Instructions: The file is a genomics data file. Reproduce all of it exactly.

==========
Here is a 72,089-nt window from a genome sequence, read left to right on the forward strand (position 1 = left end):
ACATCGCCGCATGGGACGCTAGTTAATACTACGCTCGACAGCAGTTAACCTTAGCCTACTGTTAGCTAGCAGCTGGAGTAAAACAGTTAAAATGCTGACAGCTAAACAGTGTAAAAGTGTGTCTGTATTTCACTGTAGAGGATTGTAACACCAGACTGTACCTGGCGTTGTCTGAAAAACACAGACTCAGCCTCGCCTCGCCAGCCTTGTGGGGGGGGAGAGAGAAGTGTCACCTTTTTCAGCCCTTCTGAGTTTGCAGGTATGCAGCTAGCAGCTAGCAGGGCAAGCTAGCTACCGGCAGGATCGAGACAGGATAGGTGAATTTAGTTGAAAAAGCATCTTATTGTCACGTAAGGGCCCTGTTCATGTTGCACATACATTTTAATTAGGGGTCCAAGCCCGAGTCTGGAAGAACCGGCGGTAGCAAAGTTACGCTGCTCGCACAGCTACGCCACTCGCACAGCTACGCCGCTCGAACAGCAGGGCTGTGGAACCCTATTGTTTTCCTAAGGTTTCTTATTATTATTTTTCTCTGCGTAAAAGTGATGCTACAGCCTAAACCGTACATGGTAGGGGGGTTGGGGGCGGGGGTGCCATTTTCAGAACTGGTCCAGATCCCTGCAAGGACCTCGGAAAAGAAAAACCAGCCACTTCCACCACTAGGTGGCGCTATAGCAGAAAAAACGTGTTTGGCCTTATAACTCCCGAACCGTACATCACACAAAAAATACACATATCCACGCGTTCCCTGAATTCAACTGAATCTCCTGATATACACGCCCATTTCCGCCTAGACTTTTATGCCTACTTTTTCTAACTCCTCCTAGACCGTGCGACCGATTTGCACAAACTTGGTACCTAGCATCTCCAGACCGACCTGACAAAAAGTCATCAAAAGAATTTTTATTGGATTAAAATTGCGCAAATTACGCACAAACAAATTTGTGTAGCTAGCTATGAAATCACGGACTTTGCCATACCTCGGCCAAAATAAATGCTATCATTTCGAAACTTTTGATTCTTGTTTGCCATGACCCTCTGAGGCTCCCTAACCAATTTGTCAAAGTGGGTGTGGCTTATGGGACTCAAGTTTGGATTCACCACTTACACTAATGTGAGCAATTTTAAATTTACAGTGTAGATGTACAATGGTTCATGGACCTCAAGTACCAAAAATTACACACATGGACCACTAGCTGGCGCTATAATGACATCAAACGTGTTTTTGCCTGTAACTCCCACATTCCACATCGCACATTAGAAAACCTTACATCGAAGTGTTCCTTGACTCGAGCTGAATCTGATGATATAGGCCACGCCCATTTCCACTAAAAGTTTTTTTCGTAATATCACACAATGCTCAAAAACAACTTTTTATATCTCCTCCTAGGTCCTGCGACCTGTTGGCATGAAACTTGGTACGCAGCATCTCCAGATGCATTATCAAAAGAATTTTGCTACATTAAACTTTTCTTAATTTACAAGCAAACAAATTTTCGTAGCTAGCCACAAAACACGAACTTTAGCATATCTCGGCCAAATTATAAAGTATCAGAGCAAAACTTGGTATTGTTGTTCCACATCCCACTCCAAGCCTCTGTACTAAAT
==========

Here is a 72,089-nt window from a genome sequence, read left to right on the forward strand (position 1 = left end):
ACATCGCCGCATGGGACGCTAGTTAATACTACGCTCGACAGCAGTTAACCTTAGCCTACTGTTAGCTAGCAGCTGGAGTAAAACAGTTAAAATGCTGACAGCTAAACAGTGTAAAAGTGTGTCTGTATTTCACTGTAGAGGATTGTAACACCAGACTGTACCTGGCGTTGTCTGAAAAACACAGACTCAGCCTCGCCTCGCCAGCCTTGTGGGGGGGGAGAGAGAAGTGTCACCTTTTTCAGCCCTTCTGAGTTTGCAGGTATGCAGCTAGCAGCTAGCAGGGCAAGCTAGCTACCGGCAGGATCGAGACAGGATAGGTGAATTTAGTTGAAAAAGCATCTTATTGTCACGTAAGGGCCCTGTTCATGTTGCACATACATTTTAATTAGGGGTCCAAGCCCGAGTCTGGAAGAACCGGCGGTAGCAAAGTTACGCTGCTCGCACAGCTACGCCACTCGCACAGCTACGCCGCTCGAACAGCAGGGCTGTGGAACCCTATTGTTTTCCTAAGGTTTCTTATTATTATTTTTCTCTGCGTAAAAGTGATGCTACAGCCTAAACCGTACATGGTAGGGGGGTTGGGGGCGGGGGTGCCATTTTCAGAACTGGTCCAGATCCCTGCAAGGACCTCGGAAAAGAAAAACCAGCCACTTCCACCACTAGGTGGCGCTATAGCAGAAAAAACGTGTTTGGCCTTATAACTCCCGAACCGTACATCACACAAAAAATACACATATCCACGCGTTCCCTGAATTCAACTGAATCTCCTGATATACACGCCCATTTCCGCCTAGACTTTTATGCCTACTTTTTCTAACTCCTCCTAGACCGTGCGACCGATTTGCACAAACTTGGTACCTAGCATCTCCAGACCGACCTGACAAAAAGTCATCAAAAGAATTTTTATTGGATTAAAATTGCGCAAATTACGCACAAACAAATTTGTGTAGCTAGCTATGAAATCACGGACTTTGCCATACCTCGGCCAAAATAAATGCTATCATTTCGAAACTTTTGATTCTTGTTTGCCATGACCCTCTGAGGCTCCCTAACCAATTTGTCAAAGTGGGTGTGGCTTATGGGACTCAAGTTTGGATTCACCACTTACACTAATGTGAGCAATTTTAAATTTACAGTGTAGATGTACAATGGTTCATGGACCTCAAGTACCAAAAATTACACACATGGACCACTAGCTGGCGCTATAATGACATCAAACGTGTTTTTGCCTGTAACTCCCACATTCCACATCGCACATTAGAAAACCTTACATCGAAGTGTTCCTTGACTCGAGCTGAATCTGATGATATAGGCCACGCCCATTTCCACTAAAAGTTTTTTTCGTAATATCACACAATGCTCAAAAACAACTTTTTATATCTCCTCCTAGGTCCTGCGACCTGTTGGCATGAAACTTGGTACGCAGCATCTCCAGATGCATTATCAAAAGAATTTTGCTACATTAAACTTTTCTTAATTTACAAGCAAACAAATTTTCGTAGCTAGCCACAAAACACGAACTTTAGCATATCTCGGCCAAATTATAAAGTATCAGAGCAAAACTTGGTATTGTTGTTCCACATCCCACTCCAAGCCTCTGTACTAAAT